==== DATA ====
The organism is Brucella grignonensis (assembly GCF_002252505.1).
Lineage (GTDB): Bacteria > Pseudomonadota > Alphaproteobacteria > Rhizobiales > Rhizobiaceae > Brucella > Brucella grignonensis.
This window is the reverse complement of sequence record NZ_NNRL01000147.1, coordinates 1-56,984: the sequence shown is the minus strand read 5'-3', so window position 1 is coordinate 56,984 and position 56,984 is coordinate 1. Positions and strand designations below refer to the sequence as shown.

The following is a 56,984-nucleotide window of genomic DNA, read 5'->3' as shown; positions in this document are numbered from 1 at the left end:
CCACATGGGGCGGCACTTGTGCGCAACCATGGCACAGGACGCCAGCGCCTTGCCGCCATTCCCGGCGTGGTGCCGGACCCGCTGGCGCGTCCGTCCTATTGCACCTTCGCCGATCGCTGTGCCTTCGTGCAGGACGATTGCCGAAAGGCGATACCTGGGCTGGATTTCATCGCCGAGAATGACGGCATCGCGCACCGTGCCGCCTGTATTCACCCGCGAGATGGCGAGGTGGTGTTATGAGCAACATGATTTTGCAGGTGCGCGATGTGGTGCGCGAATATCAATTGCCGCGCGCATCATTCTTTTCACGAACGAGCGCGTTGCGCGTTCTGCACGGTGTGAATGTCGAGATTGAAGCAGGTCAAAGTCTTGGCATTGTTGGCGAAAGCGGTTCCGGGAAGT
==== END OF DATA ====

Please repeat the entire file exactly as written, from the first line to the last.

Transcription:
The organism is Brucella grignonensis (assembly GCF_002252505.1).
Lineage (GTDB): Bacteria > Pseudomonadota > Alphaproteobacteria > Rhizobiales > Rhizobiaceae > Brucella > Brucella grignonensis.
This window is the reverse complement of sequence record NZ_NNRL01000147.1, coordinates 1-56,984: the sequence shown is the minus strand read 5'-3', so window position 1 is coordinate 56,984 and position 56,984 is coordinate 1. Positions and strand designations below refer to the sequence as shown.

The following is a 56,984-nucleotide window of genomic DNA, read 5'->3' as shown; positions in this document are numbered from 1 at the left end:
CCACATGGGGCGGCACTTGTGCGCAACCATGGCACAGGACGCCAGCGCCTTGCCGCCATTCCCGGCGTGGTGCCGGACCCGCTGGCGCGTCCGTCCTATTGCACCTTCGCCGATCGCTGTGCCTTCGTGCAGGACGATTGCCGAAAGGCGATACCTGGGCTGGATTTCATCGCCGAGAATGACGGCATCGCGCACCGTGCCGCCTGTATTCACCCGCGAGATGGCGAGGTGGTGTTATGAGCAACATGATTTTGCAGGTGCGCGATGTGGTGCGCGAATATCAATTGCCGCGCGCATCATTCTTTTCACGAACGAGCGCGTTGCGCGTTCTGCACGGTGTGAATGTCGAGATTGAAGCAGGTCAAAGTCTTGGCATTGTTGGCGAAAGCGGTTCCGGGAAGT